This is our newly aquired spiny leaf insect. This one is a female which is distinguishable by her shape and size, the males are often skinnier and look more "stick-like".
This particular female has been with a male in her last home so she likely has fertilised eggs and we can expect babys at some point, however even without a male these insects can reproduce. Her offspring will be identical to her and are often referred to as "clones".
Basically she can keep making herself over and over but needs a male to fertilise the eggs to produce varied offspring genetically.
She currently lives in an old aquarium with a plastic lid with air-holes however after we move house I will be constructing one out of mesh that will allow for better airflow and natural temperatures.
These guys can be found in the bush in NSW and Queensland, though have become a popular pet all around the world including America and Europe.
They hang from leaves and curl their body to camouflage themselves, this combined with their appearance makes them look most like a dead leaf.. The adults tend to move in a swaying motion which is also a form of camouflage, when they move like this to most potential predators they will look like a leaf or stick swaying in the breeze.
If threatened and unable to hide the female will curl into a defensive position like a scorpion with her spikes pointed outward, if she moves her legs the spikes are strong enough to puncture human skin.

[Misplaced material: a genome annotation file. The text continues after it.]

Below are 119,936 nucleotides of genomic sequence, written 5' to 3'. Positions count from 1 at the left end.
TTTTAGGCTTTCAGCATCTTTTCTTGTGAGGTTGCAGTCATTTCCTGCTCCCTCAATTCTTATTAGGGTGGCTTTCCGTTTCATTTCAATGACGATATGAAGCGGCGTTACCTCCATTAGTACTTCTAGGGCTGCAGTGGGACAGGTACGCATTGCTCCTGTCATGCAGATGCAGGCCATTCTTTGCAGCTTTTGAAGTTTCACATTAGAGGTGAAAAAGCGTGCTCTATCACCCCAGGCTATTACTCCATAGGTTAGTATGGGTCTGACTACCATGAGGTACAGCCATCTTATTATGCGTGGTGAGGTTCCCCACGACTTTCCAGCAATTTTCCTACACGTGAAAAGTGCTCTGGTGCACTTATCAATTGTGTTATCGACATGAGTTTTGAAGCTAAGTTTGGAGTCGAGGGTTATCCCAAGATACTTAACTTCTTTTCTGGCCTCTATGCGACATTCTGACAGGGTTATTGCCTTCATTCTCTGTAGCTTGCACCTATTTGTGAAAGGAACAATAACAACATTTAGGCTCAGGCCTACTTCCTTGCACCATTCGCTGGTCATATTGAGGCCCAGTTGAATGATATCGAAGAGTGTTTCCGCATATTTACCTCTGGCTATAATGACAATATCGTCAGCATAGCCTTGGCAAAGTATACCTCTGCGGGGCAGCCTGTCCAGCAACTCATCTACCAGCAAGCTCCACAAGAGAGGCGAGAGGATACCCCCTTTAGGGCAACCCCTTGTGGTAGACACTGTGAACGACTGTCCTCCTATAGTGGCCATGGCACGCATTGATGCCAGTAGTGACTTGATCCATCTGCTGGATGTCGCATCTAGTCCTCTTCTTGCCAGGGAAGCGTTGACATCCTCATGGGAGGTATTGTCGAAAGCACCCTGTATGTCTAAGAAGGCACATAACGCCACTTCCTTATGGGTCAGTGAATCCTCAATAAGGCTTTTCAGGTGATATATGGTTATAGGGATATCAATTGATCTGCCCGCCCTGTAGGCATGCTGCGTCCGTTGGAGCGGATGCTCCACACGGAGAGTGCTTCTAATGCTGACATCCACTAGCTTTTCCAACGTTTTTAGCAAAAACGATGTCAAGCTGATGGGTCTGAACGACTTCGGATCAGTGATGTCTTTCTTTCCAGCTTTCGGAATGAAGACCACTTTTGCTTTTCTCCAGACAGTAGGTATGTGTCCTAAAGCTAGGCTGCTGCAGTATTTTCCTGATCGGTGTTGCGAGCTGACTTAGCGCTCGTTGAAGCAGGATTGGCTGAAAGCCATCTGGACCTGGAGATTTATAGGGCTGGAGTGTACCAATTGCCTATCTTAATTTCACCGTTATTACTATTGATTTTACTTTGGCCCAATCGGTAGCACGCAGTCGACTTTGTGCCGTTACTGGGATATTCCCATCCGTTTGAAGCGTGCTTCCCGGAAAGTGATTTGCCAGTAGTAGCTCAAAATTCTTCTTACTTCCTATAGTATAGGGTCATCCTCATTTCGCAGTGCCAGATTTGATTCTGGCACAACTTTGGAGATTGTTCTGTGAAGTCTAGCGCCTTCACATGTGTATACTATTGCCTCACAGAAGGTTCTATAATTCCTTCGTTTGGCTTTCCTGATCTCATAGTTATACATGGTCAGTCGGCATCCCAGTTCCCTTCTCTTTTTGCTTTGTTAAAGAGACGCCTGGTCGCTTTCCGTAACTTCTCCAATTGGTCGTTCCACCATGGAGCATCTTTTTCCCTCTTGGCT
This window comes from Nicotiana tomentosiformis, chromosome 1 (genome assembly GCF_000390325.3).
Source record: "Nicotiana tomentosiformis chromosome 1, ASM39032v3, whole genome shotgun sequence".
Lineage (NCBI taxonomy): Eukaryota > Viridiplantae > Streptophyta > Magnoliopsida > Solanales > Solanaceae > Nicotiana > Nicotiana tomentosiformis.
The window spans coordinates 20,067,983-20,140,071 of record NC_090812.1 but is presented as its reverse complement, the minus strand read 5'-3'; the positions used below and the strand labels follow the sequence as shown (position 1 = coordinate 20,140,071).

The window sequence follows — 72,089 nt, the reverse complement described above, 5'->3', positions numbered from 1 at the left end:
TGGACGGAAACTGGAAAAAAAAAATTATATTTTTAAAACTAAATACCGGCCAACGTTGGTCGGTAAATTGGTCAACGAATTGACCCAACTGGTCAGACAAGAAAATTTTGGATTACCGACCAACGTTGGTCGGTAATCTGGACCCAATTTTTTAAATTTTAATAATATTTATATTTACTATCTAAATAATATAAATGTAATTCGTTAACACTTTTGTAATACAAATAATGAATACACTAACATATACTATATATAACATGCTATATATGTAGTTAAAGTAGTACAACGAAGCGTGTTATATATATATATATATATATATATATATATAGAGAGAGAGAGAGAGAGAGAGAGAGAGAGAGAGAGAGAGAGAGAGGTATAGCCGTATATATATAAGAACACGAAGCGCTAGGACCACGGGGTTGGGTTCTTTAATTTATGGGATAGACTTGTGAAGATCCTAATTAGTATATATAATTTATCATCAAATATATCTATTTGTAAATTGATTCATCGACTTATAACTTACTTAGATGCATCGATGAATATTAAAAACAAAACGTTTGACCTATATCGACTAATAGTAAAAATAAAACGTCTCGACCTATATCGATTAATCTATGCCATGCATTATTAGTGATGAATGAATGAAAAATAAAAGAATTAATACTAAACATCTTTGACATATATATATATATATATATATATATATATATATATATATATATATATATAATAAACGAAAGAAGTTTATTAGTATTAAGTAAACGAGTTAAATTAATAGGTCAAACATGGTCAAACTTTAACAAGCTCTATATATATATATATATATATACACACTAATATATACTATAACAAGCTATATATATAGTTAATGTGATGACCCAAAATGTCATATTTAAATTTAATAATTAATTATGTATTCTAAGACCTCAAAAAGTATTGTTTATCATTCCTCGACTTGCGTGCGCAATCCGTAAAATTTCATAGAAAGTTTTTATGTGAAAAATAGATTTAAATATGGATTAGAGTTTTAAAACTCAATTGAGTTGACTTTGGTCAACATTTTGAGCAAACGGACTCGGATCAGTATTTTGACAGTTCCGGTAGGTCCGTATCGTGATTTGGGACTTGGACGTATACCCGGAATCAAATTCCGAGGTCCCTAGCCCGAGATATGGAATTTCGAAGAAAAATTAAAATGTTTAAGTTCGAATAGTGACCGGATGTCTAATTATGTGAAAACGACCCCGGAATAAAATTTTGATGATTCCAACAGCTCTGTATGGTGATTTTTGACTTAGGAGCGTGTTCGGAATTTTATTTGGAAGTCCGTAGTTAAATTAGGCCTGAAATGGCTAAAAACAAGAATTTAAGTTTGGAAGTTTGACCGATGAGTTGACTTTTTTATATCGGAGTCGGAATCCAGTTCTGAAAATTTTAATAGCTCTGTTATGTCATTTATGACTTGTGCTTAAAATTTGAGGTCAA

While both sexes have wings the females are far too small for her bulky body whereas the males have much larger wings in comparison to their body and can easily fly away, either if threatened to look for food or to look for a mate.
The females also get to live almost 3 times as long with most reaching around 18 months of age, males will usually make it to about 6 months.
The spiny leaf insect feeds almost exclusively on eucalyptus and gum leaves and although they can consume and live off of other types of plants it isn't ideal. Insects fed on other species of plant will often not achieve maximum size or will lose their colour. You also need to be careful they dont have a water dish they can drown in, it is usually best to keep it a bit humid and moist in the tank and we try and mist a couple times a day as well as leaving wet paper towels for her to drink from.
She's a fairly sweet little creature and spends most of her time just climbing around and munching on leaves. When you get her out onto your hand you can hardly feel her. They are very good climbers and have "sticky" feet which they use to cling upside down where they're most comfortable. Once you pick her up it's hard to get her back in the tank as she just climbs upward on your arm instead of onto her leaves. You have to be very careful as they are fairly delicate creatures.
These insects can be housed together quite happily without much issue and you will often find quite a few in the one tank. They are also prolific breeders so if you get a male and a female you can expect to have quite a few in a short amount of time. The female actually flicks her eggs with her tail causing them to land quite a distance away on the floor. In nature they would be picked up by ants and taken back into their nest where the ants eat the outer coating of the egg. Once they hatch they look like tiny little ants with red heads but they move quick, they won't take on their stick insect appearance until after their first molt which is also when they develop their spikes.
Keeping these insects is fairly easy, as long as they have access to water and food that's really all they need, you should change their leaves once a week with fresh ones and every so often clean out the base or substrate of their enclosure but otherwise that's about it.
They make a pretty cool little pet for kids with